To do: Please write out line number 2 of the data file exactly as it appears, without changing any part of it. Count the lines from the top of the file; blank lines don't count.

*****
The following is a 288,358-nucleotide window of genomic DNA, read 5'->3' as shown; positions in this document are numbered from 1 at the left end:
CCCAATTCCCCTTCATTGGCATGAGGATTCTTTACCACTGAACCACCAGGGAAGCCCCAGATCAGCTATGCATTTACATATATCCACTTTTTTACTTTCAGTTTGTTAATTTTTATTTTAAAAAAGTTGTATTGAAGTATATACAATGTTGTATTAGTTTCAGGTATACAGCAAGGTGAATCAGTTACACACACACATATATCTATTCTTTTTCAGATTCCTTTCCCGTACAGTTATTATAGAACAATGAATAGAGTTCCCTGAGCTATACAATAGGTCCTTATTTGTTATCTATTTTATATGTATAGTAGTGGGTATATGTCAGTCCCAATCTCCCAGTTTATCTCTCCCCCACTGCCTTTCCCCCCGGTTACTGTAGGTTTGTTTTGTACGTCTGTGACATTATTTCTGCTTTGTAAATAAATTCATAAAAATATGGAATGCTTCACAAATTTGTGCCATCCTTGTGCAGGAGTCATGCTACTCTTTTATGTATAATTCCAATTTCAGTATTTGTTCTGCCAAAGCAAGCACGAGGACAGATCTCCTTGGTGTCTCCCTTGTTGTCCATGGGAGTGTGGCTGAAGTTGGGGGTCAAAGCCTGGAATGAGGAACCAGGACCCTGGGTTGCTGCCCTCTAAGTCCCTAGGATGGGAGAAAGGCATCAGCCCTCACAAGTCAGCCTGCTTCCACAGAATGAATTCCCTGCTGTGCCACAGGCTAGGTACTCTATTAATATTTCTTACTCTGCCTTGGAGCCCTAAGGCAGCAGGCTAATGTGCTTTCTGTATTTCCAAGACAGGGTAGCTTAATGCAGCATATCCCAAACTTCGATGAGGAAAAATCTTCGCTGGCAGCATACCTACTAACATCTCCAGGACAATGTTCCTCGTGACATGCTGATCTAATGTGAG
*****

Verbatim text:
CCCAATTCCCCTTCATTGGCATGAGGATTCTTTACCACTGAACCACCAGGGAAGCCCCAGATCAGCTATGCATTTACATATATCCACTTTTTTACTTTCAGTTTGTTAATTTTTATTTTAAAAAAGTTGTATTGAAGTATATACAATGTTGTATTAGTTTCAGGTATACAGCAAGGTGAATCAGTTACACACACACATATATCTATTCTTTTTCAGATTCCTTTCCCGTACAGTTATTATAGAACAATGAATAGAGTTCCCTGAGCTATACAATAGGTCCTTATTTGTTATCTATTTTATATGTATAGTAGTGGGTATATGTCAGTCCCAATCTCCCAGTTTATCTCTCCCCCACTGCCTTTCCCCCCGGTTACTGTAGGTTTGTTTTGTACGTCTGTGACATTATTTCTGCTTTGTAAATAAATTCATAAAAATATGGAATGCTTCACAAATTTGTGCCATCCTTGTGCAGGAGTCATGCTACTCTTTTATGTATAATTCCAATTTCAGTATTTGTTCTGCCAAAGCAAGCACGAGGACAGATCTCCTTGGTGTCTCCCTTGTTGTCCATGGGAGTGTGGCTGAAGTTGGGGGTCAAAGCCTGGAATGAGGAACCAGGACCCTGGGTTGCTGCCCTCTAAGTCCCTAGGATGGGAGAAAGGCATCAGCCCTCACAAGTCAGCCTGCTTCCACAGAATGAATTCCCTGCTGTGCCACAGGCTAGGTACTCTATTAATATTTCTTACTCTGCCTTGGAGCCCTAAGGCAGCAGGCTAATGTGCTTTCTGTATTTCCAAGACAGGGTAGCTTAATGCAGCATATCCCAAACTTCGATGAGGAAAAATCTTCGCTGGCAGCATACCTACTAACATCTCCAGGACAATGTTCCTCGTGACATGCTGATCTAATGTGAG